So there you have it. I heretically declare that anyone can understand anyone if they both have a good understanding of themselves, and if they’re willing to communicate openly. (Granted, that’s a lot like saying that anyone can achieve space travel as long as they have a way to warp space-time and a way to power the thing. But not exactly like that.)

Saving Nayru & Din (again)

Since I wasn't prepared to buy a Nintendo 3DS just to get the new Zelda game, I decided to replay Oracle of Ages last Christmas, and later I played Oracle of Seasons as well. I just finished it, so it’s time to vent sentiment.

I've long said that Ages was my second favorite Zelda game after A Link to the Past, largely because of its clever items and very classic Zelda feel. I definitely enjoyed it the second time through, but I noticed that I enjoyed the dungeons (levels, whatever) a lot more than the overworld; I actually found myself sort of rushing through the overworld stuff to get to the next level.

And strangely, I may have actually enjoyed Seasons more this time through. Part of this is because it's even more classic than Ages is; Seasons has all the bosses from the original Legend of Zelda for instance, for instance. And while I remembered Ages for its clever items, Seasons has some pretty unique ones too. The other thing is the map: Ages has essentially double the regular map size, because you can travel between the present and the past. And one of the items expands on a huge part of the map even further, in both times. So I was a little disappointed to find that Subrosia, the “map extension” area in Seasons, is much smaller than the main map. The thing is, though, that the main map is larger in Seasons, and it’s more varied since it’s not just two copies of the same terrain. So there might actually be more to explore in that game.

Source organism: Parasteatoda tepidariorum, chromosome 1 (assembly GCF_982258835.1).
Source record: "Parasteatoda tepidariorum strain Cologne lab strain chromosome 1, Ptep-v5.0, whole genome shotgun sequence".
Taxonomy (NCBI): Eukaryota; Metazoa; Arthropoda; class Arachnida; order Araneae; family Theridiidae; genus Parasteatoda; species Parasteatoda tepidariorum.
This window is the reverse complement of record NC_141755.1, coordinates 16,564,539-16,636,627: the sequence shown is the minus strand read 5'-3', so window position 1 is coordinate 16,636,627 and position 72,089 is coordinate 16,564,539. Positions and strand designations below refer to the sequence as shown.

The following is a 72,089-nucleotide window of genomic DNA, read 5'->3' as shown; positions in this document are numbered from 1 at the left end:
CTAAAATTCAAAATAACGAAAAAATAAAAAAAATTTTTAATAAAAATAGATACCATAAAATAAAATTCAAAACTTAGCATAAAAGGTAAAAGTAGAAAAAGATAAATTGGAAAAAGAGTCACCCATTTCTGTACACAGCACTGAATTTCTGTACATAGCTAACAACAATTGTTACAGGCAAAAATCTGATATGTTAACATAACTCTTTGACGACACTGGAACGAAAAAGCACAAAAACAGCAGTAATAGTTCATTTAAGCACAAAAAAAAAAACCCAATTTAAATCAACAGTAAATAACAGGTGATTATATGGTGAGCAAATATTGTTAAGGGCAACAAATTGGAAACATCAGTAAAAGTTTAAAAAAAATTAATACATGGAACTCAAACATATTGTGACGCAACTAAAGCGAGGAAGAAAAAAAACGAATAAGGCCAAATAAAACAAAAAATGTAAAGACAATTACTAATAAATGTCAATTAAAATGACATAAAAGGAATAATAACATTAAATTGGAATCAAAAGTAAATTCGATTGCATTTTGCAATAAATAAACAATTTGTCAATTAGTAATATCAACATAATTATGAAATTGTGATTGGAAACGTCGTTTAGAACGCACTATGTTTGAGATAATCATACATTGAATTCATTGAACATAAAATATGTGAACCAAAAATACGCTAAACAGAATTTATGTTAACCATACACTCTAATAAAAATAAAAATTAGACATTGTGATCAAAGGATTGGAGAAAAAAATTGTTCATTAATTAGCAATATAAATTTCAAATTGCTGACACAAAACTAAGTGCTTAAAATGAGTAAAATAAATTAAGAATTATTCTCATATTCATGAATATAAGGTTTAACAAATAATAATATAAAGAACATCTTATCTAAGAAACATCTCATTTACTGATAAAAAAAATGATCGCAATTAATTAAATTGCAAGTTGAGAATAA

My final sentiment is about the games’ rings. When I first played the linked game, I carried the Blue Ring (which cuts the damage you do in half) over from Ages, and I used it all throughout Seasons. This time through I completely ignored all of the item-transferring stuff between games. It went okay, too, until the last set of battles. I ended up having to go get the Red Ring (which doubles your attack power) in order to make those battles reasonable. What I’m saying is that the difficulty level spikes pretty drastically at the end.

Both games are very good, and I’m still psyched to play A Link Between Worlds eventually. Let’s hope I finish The Plasma Storm before then, though, because there’s such a thing as too much awesome, at least in terms of time management.

Saturday, May 3, 2014

Ice Cream Cones

I’m afraid I’m rather proud of the following.

Ice cream cones don’t taste good. I’m not talking about waffle cones; I’m referring to the normal kind that are basically puffy paper. When you’ve eaten the ice cream above the cone, you want to get the rest, and unless you have a spoon, you condescend to eat the cone down as far as it takes to be able to get at it. There has to be a better way, right?

Yes. There is. And tonight I discovered it. Now, I’ve only done this once, so this might not be as consistently useful as the cupcake trick I mentioned earlier. And it might only work with soft serve, not regular ice cream. But check this out: the top of the cone screws right off!

Ice Cream Cone

Thursday, May 1, 2014


It bugs me when I buy something and the cashier asks if I want a copy of the receipt. The thing they give me isn’t a copy of the receipt. It’s the receipt. By definition, a receipt is something the customer receives.

(And yes, I realize that tracking purchases by fishing receipts out of my pocket at the end of the day makes me an old man.)

Sunday, February 16, 2014

A wise man once built…

Here’s a thought from a recent lesson I taught to the young men at church.

There’s a well-known parable the Savior taught about the wise man who built his house on a rock, and the foolish man who built his house on the sand. The rain came and washed away the house on the sand. This emphasizes the importance of building your life on the gospel.

The commonly-used version of this is in Matthew 7. When I first heard this story (and the children’s song based on it), I pictured the foolish man building his house on the beach, and the wise man building his on a cliff overlooking the beach.